Background Nurses’ perceptions of futile care may lead to emotional exhaustion.

Objectives To determine the relationship between critical care nurses’ perceptions of futile care and its effect on burnout.

Methods A descriptive survey design was used with 60 critical care nurses who worked full-time and had a minimum of 1 year of critical care experience at the 2 participating hospitals (350–470 beds). Subjects completed a survey on demographics, the Moral Distress Scale, and the Maslach Burnout Inventory. Six research questions were tested. The results of the following question are presented: Is there a relationship between frequency of moral distress situations involving futile care and emotional exhaustion?

Results A Pearson product moment correlational analysis indicated a significant positive correlation between the score on the emotional exhaustion subscale of the Maslach Burnout Inventory and the score on the frequency subscale of the Moral Distress Scale. Moral distress accounted for 10% of the variance in emotional exhaustion. Demographic variables of age, education, religion, and rotation between the critical care units were significantly related to the major variables.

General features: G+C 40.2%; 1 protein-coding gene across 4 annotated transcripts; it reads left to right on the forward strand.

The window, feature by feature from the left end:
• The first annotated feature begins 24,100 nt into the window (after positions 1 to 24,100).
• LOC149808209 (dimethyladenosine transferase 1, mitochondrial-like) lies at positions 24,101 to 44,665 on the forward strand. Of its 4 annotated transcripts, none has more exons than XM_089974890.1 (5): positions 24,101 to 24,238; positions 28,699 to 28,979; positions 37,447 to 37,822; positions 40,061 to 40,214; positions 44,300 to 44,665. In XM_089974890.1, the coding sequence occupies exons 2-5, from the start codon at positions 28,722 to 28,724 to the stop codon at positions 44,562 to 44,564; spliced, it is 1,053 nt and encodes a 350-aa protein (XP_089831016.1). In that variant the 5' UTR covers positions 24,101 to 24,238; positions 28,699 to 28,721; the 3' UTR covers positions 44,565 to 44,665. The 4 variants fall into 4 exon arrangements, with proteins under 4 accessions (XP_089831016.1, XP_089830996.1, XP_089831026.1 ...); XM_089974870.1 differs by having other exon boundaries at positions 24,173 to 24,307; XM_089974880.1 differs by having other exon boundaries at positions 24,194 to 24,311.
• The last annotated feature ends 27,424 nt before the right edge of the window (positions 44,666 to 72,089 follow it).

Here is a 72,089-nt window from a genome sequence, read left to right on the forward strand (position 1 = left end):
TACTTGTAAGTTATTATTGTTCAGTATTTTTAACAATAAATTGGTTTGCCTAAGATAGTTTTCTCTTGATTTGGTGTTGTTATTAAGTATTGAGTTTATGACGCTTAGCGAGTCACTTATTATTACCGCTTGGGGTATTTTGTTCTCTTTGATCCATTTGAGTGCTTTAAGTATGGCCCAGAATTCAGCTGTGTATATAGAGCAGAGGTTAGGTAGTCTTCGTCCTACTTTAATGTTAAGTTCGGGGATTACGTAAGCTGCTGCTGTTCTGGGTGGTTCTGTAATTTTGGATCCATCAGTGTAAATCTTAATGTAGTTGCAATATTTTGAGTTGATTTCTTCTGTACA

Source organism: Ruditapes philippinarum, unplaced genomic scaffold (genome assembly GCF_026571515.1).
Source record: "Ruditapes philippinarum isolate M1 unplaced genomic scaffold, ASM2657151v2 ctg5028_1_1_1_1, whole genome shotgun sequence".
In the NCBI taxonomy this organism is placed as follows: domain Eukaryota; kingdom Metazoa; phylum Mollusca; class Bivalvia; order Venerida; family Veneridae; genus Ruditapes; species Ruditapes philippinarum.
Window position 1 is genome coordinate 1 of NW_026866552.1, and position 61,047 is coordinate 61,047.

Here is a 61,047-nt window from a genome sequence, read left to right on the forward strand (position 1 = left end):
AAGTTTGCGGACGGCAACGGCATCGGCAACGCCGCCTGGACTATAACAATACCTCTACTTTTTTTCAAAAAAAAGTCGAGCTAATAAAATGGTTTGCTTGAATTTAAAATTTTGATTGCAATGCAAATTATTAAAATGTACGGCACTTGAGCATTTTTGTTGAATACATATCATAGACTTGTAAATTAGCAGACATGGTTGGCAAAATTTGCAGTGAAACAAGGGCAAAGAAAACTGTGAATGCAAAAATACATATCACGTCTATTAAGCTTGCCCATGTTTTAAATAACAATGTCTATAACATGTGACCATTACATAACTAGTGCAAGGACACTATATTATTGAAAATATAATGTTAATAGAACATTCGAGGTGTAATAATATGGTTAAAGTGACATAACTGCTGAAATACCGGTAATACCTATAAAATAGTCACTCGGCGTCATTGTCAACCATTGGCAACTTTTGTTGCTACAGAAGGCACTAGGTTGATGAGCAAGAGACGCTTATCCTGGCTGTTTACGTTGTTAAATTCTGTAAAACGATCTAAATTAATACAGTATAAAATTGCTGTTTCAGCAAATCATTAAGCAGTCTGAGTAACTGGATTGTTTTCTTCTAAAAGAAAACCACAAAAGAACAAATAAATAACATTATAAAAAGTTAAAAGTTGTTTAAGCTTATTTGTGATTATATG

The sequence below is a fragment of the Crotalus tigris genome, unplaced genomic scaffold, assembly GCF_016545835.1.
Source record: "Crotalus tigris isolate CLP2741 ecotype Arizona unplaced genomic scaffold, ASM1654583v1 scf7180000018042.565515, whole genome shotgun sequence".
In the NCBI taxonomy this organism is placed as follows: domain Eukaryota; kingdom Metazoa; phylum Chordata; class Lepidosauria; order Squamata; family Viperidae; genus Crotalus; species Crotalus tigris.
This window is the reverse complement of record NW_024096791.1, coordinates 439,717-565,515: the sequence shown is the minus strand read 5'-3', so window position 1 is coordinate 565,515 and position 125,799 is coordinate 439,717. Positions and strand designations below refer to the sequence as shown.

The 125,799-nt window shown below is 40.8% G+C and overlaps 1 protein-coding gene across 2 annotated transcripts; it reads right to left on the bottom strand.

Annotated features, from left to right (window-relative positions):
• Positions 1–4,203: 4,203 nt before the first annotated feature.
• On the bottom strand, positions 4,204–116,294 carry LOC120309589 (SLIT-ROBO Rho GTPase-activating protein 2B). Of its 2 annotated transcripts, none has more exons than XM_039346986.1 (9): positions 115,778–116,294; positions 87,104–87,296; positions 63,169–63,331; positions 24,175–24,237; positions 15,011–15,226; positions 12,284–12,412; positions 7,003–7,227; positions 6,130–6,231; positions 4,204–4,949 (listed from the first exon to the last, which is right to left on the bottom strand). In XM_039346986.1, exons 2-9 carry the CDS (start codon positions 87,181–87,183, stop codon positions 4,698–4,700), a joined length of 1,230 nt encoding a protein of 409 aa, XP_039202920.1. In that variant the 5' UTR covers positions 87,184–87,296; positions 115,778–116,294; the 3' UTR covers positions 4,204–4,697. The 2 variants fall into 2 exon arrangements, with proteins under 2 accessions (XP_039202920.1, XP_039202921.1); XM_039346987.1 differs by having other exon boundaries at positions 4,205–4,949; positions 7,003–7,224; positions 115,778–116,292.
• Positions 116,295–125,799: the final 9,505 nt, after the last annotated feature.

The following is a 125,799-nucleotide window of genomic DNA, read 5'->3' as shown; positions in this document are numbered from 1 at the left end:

Conclusions In critical care nurses, the frequency of moral distress situations that are perceived as futile or nonbeneficial to their patients has a significant relationship to the experience of emotional exhaustion, a main component of burnout.

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